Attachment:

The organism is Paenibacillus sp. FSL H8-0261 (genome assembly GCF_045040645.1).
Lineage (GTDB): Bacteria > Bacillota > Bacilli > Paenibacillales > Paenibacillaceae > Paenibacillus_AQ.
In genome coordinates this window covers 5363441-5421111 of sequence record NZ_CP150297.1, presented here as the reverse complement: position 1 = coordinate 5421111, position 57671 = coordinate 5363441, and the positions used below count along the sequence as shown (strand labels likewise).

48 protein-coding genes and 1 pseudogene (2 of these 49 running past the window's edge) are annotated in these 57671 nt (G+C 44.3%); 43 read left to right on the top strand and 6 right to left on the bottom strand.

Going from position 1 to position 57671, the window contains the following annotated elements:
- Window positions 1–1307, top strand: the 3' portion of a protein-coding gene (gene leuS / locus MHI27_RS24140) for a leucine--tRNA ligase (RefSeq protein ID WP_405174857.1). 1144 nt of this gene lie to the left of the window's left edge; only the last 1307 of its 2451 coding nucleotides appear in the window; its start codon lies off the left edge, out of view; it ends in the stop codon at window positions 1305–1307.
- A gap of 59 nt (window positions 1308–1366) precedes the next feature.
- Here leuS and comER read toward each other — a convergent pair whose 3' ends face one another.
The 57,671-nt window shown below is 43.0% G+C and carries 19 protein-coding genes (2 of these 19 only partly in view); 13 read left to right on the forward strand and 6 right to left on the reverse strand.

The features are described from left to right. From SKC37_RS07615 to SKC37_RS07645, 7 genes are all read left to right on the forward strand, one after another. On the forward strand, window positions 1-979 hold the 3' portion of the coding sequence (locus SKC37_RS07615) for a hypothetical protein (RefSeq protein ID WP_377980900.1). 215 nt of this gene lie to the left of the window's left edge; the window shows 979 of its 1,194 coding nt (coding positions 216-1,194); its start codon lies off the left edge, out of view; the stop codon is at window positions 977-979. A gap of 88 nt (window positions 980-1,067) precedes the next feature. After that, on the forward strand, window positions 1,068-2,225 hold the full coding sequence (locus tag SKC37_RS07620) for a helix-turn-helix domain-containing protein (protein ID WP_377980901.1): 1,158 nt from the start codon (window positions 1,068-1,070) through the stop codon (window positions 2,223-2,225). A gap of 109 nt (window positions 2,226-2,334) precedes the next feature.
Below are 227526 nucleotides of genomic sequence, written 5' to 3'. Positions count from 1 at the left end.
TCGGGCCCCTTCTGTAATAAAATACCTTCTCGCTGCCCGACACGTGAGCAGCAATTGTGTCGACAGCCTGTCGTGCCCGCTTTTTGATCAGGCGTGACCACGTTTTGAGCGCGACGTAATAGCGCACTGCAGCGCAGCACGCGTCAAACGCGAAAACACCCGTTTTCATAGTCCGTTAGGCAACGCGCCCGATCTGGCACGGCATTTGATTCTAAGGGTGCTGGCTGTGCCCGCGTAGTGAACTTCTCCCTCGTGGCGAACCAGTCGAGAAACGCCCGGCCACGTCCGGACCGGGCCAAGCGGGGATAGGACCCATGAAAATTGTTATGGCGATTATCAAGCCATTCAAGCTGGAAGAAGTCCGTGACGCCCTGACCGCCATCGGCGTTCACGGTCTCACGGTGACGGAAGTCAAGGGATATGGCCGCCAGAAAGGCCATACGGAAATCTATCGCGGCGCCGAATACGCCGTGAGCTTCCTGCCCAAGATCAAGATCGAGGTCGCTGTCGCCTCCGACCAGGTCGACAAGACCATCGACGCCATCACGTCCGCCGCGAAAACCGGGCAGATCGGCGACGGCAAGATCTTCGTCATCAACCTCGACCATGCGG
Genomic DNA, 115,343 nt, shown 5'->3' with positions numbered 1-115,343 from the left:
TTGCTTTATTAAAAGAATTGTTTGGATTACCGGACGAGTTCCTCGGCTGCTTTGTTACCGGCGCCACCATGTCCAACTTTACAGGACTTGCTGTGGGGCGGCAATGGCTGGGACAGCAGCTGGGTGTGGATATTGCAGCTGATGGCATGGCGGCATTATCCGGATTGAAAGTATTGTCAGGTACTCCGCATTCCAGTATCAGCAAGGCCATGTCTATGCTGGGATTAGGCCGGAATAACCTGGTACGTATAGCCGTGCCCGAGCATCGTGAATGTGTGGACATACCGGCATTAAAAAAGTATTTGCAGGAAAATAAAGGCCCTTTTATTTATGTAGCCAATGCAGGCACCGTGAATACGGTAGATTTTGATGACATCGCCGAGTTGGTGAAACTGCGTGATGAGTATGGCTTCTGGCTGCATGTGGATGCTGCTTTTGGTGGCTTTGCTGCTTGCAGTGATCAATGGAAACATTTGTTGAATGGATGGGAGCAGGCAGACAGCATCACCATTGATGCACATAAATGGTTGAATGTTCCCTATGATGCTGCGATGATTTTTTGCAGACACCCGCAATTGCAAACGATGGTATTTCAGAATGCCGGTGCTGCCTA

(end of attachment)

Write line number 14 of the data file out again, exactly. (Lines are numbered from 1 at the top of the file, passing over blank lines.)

TTGCTTTATTAAAAGAATTGTTTGGATTACCGGACGAGTTCCTCGGCTGCTTTGTTACCGGCGCCACCATGTCCAACTTTACAGGACTTGCTGTGGGGCGGCAATGGCTGGGACAGCAGCTGGGTGTGGATATTGCAGCTGATGGCATGGCGGCATTATCCGGATTGAAAGTATTGTCAGGTACTCCGCATTCCAGTATCAGCAAGGCCATGTCTATGCTGGGATTAGGCCGGAATAACCTGGTACGTATAGCCGTGCCCGAGCATCGTGAATGTGTGGACATACCGGCATTAAAAAAGTATTTGCAGGAAAATAAAGGCCCTTTTATTTATGTAGCCAATGCAGGCACCGTGAATACGGTAGATTTTGATGACATCGCCGAGTTGGTGAAACTGCGTGATGAGTATGGCTTCTGGCTGCATGTGGATGCTGCTTTTGGTGGCTTTGCTGCTTGCAGTGATCAATGGAAACATTTGTTGAATGGATGGGAGCAGGCAGACAGCATCACCATTGATGCACATAAATGGTTGAATGTTCCCTATGATGCTGCGATGATTTTTTGCAGACACCCGCAATTGCAAACGATGGTATTTCAGAATGCCGGTGCTGCCTA